Plants that filter water have special abilities for removing contaminants from various aquatic reservoirs. Such plants are environmentally friendly because they basically improve the living conditions of aquatic animals.

Water Filtering Plants to Grow This Season

This article will answer a lot of the questions that you might have. These could be about water filtering plants for ponds, water plants for ponds, as well as plants that filter water runoff, among other things.

An Extensive List of Plants That Filter Water

Plants that filter water include duckweed, water hyacinth, floating fern and water lettuce, just to mention a few. Among them are plants that filter water for fish and other aquatic animals. If you have ever wondered how to filter water using just plants, continue reading and discover the “super plants” that can perform that task very well.

1. Water Hyacinth

Benefits of Growing Water Hyacinth

Growing season
  • Mid-summer to mid-autumn
Distinguishing characteristics
  • Grows as an aquatic, floating plant
  • Stalks are spongy
  • Roots are feathery and dark purple in color
Specific needs
  • Full sun enhances the plant’s growth
  • Water and air temperatures should range from 69.8 to 80.6 degrees Fahrenheit
Common pests
  • Mottled water hyacinth weevil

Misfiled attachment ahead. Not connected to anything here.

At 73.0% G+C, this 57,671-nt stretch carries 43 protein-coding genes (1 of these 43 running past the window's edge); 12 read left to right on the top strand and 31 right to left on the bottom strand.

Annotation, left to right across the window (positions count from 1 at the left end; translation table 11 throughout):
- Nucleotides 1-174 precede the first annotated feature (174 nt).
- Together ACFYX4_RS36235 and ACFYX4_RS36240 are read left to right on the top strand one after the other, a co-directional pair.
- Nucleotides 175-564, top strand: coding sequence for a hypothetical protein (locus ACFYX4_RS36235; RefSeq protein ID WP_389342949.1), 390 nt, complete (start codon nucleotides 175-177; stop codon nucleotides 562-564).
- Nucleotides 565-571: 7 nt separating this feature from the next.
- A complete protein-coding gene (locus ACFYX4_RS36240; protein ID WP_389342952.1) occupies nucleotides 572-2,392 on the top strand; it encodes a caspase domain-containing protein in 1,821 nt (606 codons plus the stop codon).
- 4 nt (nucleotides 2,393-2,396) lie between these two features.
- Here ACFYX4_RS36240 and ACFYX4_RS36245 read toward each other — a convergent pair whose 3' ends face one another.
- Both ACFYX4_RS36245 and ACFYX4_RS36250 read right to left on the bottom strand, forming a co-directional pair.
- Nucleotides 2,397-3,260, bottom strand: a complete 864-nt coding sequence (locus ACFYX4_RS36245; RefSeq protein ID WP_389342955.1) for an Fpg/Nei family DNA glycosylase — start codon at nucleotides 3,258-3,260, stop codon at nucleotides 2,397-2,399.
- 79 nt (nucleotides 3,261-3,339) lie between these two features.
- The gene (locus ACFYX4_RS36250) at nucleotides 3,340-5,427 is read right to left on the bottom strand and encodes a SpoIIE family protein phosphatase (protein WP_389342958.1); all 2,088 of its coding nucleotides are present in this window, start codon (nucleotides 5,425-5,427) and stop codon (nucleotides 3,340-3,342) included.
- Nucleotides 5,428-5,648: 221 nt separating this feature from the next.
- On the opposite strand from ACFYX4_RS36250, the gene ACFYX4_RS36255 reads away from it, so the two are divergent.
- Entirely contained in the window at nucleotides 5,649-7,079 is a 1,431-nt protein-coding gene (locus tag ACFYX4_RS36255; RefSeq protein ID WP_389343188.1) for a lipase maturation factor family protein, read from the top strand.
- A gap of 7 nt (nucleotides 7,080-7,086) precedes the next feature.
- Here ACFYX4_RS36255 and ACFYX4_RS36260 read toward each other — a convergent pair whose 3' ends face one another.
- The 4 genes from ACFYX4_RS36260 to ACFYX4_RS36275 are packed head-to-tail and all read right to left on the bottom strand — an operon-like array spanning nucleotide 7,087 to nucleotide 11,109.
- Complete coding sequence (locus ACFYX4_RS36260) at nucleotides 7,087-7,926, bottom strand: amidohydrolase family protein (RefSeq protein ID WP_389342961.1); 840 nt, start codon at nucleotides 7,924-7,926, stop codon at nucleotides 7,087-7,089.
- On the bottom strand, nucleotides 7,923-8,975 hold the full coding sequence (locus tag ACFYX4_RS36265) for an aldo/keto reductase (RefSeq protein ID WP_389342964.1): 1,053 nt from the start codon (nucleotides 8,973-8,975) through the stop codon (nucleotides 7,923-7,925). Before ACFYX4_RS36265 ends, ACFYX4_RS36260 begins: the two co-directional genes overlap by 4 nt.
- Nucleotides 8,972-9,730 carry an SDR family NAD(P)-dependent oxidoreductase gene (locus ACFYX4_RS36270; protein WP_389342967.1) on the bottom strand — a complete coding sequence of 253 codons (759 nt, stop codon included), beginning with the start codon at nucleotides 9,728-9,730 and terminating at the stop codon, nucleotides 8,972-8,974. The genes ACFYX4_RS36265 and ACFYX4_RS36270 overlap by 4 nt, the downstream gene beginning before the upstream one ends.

• Megamelus scutellaris planthopper 
  • Moths

This is an aquatic plant that is quite invasive, but it also has positive contributions to the environment as a water filter. Did you know that you cannot completely destroy the water hyacinth by chopping it off into pieces? Each of the pieces will still regrow, considering that fragmentation is one of the processes that are used to grow the plant. 

Also, keep in mind that the water hyacinth has its native origins in South America and that the plant is a member of the Pontederiaceae family. Also, there are several flowers that are similar to Hyacinths you can add to your garden!

2. Water Lettuce

The Advantages of Water Lettuce

Growing season
  • Summer and fall
Distinguishing characteristics
  • Leaves are spongy as they approach the base of the lettuce-like head of the plant
  • Gray-green leaves have parallel veins, in addition to the white hairs that form a carpet on the surface
  • Roots that hang below the water are dense and have a feathery appearance
Specific needs
  • Thrives best when it is exposed to approximately 12 hours of sunlight on a daily basis
  • Temperature ranges between 72 and 86 degrees Fahrenheit are good; temperatures should be above 60 degrees Fahrenheit 
  • Humidity levels should be beyond 60 percent
Common pests
  • Weevil
  • Water lettuce moth